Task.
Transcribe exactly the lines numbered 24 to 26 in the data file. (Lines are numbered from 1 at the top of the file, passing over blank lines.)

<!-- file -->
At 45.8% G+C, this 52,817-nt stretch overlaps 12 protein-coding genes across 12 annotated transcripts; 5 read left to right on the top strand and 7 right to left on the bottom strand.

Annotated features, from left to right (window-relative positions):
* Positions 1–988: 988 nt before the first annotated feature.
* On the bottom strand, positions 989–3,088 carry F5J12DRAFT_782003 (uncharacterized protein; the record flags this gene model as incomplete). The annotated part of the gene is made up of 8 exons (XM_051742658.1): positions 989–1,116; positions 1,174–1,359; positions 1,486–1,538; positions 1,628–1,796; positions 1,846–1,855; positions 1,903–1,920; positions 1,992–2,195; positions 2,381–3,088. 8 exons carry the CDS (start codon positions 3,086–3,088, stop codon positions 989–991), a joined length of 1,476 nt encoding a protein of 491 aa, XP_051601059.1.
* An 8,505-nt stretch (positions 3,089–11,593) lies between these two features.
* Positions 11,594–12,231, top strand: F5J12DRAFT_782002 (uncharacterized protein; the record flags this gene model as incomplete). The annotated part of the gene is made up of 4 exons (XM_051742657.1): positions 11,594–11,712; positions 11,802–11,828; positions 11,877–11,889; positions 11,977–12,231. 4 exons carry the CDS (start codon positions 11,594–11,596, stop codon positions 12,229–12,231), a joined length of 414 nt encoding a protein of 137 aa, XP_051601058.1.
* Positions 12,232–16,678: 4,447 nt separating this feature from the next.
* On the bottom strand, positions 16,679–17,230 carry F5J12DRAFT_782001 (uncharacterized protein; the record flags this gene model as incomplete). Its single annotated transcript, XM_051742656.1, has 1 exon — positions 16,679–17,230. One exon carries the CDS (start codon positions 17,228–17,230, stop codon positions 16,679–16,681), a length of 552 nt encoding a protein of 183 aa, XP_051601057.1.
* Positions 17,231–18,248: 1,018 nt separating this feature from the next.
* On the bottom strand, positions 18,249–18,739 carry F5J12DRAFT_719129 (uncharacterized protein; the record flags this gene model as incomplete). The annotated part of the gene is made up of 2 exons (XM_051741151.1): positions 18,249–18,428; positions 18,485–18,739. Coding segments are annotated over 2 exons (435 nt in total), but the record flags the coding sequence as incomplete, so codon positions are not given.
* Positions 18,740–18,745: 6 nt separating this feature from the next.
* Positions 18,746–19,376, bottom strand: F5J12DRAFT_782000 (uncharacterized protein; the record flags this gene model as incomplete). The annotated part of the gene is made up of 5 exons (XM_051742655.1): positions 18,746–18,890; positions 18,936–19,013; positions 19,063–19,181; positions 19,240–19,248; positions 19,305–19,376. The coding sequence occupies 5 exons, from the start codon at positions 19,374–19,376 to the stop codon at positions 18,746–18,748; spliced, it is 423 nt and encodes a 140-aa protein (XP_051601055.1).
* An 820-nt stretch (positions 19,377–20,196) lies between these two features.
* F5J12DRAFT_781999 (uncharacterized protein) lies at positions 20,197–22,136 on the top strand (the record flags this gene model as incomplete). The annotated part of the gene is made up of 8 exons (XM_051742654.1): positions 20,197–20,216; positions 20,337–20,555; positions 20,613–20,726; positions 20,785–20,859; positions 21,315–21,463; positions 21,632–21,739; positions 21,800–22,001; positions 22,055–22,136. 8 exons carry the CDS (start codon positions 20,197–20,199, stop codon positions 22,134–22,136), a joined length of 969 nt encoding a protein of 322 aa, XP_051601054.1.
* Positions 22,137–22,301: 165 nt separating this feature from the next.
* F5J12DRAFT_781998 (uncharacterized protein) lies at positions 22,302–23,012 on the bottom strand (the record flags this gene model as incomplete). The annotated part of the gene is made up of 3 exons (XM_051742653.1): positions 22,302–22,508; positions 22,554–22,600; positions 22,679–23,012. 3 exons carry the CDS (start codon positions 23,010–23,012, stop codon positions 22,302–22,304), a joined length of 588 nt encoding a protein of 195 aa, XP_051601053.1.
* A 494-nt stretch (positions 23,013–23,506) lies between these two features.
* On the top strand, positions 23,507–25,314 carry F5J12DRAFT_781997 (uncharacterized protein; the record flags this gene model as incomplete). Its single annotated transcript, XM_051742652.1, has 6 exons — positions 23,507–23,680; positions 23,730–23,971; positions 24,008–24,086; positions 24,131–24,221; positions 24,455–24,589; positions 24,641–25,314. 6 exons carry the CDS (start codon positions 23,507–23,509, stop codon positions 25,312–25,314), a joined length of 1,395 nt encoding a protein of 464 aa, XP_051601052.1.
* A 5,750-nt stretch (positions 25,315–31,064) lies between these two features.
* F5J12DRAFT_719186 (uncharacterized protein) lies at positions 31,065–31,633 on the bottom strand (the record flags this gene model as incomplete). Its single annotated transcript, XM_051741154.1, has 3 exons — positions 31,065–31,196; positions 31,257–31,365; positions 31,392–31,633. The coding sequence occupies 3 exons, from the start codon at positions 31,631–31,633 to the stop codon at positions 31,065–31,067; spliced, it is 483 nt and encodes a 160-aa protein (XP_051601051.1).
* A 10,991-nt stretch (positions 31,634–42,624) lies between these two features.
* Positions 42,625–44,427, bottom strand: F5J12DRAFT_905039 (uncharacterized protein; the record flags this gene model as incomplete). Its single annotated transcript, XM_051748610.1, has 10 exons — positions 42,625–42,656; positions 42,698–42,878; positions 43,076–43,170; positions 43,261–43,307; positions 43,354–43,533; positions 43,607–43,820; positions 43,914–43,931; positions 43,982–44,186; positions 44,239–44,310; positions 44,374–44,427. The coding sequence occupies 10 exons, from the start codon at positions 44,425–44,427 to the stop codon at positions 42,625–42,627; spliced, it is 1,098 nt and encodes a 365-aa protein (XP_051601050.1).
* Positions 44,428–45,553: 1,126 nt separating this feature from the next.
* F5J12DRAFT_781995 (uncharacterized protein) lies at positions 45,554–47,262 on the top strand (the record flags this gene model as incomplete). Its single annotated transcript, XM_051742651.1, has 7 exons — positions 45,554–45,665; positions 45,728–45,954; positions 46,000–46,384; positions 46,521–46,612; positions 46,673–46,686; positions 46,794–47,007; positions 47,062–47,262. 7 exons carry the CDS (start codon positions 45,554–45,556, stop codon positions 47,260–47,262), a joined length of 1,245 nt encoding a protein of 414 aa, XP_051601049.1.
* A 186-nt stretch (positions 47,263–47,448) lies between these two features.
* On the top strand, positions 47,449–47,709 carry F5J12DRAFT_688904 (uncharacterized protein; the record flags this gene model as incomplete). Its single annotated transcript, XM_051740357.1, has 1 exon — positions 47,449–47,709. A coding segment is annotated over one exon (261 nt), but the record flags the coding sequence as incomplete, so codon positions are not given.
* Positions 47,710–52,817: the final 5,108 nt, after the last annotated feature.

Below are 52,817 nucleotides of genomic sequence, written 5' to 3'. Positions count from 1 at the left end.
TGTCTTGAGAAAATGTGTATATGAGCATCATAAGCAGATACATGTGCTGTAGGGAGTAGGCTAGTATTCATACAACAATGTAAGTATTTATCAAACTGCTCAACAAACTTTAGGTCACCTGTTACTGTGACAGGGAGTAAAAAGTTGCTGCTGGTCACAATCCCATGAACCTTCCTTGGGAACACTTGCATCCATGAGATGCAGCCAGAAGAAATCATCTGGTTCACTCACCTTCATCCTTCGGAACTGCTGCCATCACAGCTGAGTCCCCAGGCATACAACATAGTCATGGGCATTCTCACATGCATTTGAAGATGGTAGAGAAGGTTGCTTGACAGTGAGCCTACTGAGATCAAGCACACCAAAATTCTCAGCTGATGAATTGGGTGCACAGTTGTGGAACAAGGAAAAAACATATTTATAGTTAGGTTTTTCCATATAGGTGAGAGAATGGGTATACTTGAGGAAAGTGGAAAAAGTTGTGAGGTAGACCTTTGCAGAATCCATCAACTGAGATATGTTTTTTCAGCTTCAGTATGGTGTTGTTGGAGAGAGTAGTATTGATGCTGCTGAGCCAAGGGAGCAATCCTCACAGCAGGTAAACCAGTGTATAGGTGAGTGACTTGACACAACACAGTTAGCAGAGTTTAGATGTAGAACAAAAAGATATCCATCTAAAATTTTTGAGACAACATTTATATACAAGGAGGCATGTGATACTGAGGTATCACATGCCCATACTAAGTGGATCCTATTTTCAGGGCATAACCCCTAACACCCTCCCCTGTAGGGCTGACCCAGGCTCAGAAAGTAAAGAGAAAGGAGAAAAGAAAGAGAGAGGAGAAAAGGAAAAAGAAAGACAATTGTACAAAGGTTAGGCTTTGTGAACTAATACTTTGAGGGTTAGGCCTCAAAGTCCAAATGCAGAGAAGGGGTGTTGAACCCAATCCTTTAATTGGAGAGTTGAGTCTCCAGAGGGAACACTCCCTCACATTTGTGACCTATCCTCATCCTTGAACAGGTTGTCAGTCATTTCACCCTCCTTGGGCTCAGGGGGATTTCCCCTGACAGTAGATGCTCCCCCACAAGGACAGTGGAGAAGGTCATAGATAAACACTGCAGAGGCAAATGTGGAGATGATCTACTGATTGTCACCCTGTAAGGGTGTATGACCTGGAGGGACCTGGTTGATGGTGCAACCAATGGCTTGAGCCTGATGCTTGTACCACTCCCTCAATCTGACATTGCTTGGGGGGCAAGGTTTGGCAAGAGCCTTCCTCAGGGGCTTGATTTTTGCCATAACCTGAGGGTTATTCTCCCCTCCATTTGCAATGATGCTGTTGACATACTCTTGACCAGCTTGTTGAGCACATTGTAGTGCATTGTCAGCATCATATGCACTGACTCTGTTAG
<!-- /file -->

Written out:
* F5J12DRAFT_781995 (uncharacterized protein) lies at positions 45,554–47,262 on the top strand (the record flags this gene model as incomplete). Its single annotated transcript, XM_051742651.1, has 7 exons — positions 45,554–45,665; positions 45,728–45,954; positions 46,000–46,384; positions 46,521–46,612; positions 46,673–46,686; positions 46,794–47,007; positions 47,062–47,262. 7 exons carry the CDS (start codon positions 45,554–45,556, stop codon positions 47,260–47,262), a joined length of 1,245 nt encoding a protein of 414 aa, XP_051601049.1.
* A 186-nt stretch (positions 47,263–47,448) lies between these two features.
* On the top strand, positions 47,449–47,709 carry F5J12DRAFT_688904 (uncharacterized protein; the record flags this gene model as incomplete). Its single annotated transcript, XM_051740357.1, has 1 exon — positions 47,449–47,709. A coding segment is annotated over one exon (261 nt), but the record flags the coding sequence as incomplete, so codon positions are not given.